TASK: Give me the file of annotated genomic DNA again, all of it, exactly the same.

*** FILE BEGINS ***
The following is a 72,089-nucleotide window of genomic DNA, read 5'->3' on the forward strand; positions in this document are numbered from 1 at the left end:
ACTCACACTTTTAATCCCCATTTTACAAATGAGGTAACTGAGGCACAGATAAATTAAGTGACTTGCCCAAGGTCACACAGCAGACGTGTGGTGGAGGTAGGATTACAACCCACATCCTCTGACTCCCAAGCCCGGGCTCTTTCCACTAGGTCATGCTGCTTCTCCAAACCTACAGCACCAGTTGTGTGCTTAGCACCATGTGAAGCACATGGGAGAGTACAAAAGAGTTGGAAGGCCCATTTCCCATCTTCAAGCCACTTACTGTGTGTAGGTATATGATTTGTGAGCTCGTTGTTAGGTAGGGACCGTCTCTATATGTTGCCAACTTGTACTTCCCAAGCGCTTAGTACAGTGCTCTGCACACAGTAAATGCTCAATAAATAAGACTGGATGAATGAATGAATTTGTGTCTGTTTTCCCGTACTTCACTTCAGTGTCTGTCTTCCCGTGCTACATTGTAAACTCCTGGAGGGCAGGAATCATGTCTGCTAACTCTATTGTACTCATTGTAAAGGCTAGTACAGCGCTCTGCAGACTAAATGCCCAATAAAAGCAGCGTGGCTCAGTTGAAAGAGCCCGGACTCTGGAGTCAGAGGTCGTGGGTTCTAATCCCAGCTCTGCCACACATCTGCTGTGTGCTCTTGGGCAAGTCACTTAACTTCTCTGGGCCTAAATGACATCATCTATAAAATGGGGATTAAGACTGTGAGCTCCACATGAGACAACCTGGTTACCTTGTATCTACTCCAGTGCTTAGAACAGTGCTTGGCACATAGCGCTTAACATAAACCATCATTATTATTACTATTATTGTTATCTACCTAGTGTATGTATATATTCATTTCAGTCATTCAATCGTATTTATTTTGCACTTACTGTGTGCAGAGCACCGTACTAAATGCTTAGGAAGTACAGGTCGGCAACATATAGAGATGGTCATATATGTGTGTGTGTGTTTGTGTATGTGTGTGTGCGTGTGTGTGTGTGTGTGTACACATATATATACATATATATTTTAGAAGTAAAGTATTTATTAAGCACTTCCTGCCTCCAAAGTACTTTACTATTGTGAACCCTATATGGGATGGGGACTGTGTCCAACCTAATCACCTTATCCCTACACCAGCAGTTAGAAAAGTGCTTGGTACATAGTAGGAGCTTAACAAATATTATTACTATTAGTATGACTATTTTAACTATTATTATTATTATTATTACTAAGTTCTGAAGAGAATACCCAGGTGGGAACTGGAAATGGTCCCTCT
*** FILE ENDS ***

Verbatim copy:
The following is a 72,089-nucleotide window of genomic DNA, read 5'->3' on the forward strand; positions in this document are numbered from 1 at the left end:
ACTCACACTTTTAATCCCCATTTTACAAATGAGGTAACTGAGGCACAGATAAATTAAGTGACTTGCCCAAGGTCACACAGCAGACGTGTGGTGGAGGTAGGATTACAACCCACATCCTCTGACTCCCAAGCCCGGGCTCTTTCCACTAGGTCATGCTGCTTCTCCAAACCTACAGCACCAGTTGTGTGCTTAGCACCATGTGAAGCACATGGGAGAGTACAAAAGAGTTGGAAGGCCCATTTCCCATCTTCAAGCCACTTACTGTGTGTAGGTATATGATTTGTGAGCTCGTTGTTAGGTAGGGACCGTCTCTATATGTTGCCAACTTGTACTTCCCAAGCGCTTAGTACAGTGCTCTGCACACAGTAAATGCTCAATAAATAAGACTGGATGAATGAATGAATTTGTGTCTGTTTTCCCGTACTTCACTTCAGTGTCTGTCTTCCCGTGCTACATTGTAAACTCCTGGAGGGCAGGAATCATGTCTGCTAACTCTATTGTACTCATTGTAAAGGCTAGTACAGCGCTCTGCAGACTAAATGCCCAATAAAAGCAGCGTGGCTCAGTTGAAAGAGCCCGGACTCTGGAGTCAGAGGTCGTGGGTTCTAATCCCAGCTCTGCCACACATCTGCTGTGTGCTCTTGGGCAAGTCACTTAACTTCTCTGGGCCTAAATGACATCATCTATAAAATGGGGATTAAGACTGTGAGCTCCACATGAGACAACCTGGTTACCTTGTATCTACTCCAGTGCTTAGAACAGTGCTTGGCACATAGCGCTTAACATAAACCATCATTATTATTACTATTATTGTTATCTACCTAGTGTATGTATATATTCATTTCAGTCATTCAATCGTATTTATTTTGCACTTACTGTGTGCAGAGCACCGTACTAAATGCTTAGGAAGTACAGGTCGGCAACATATAGAGATGGTCATATATGTGTGTGTGTGTTTGTGTATGTGTGTGTGCGTGTGTGTGTGTGTGTGTACACATATATATACATATATATTTTAGAAGTAAAGTATTTATTAAGCACTTCCTGCCTCCAAAGTACTTTACTATTGTGAACCCTATATGGGATGGGGACTGTGTCCAACCTAATCACCTTATCCCTACACCAGCAGTTAGAAAAGTGCTTGGTACATAGTAGGAGCTTAACAAATATTATTACTATTAGTATGACTATTTTAACTATTATTATTATTATTATTACTAAGTTCTGAAGAGAATACCCAGGTGGGAACTGGAAATGGTCCCTCT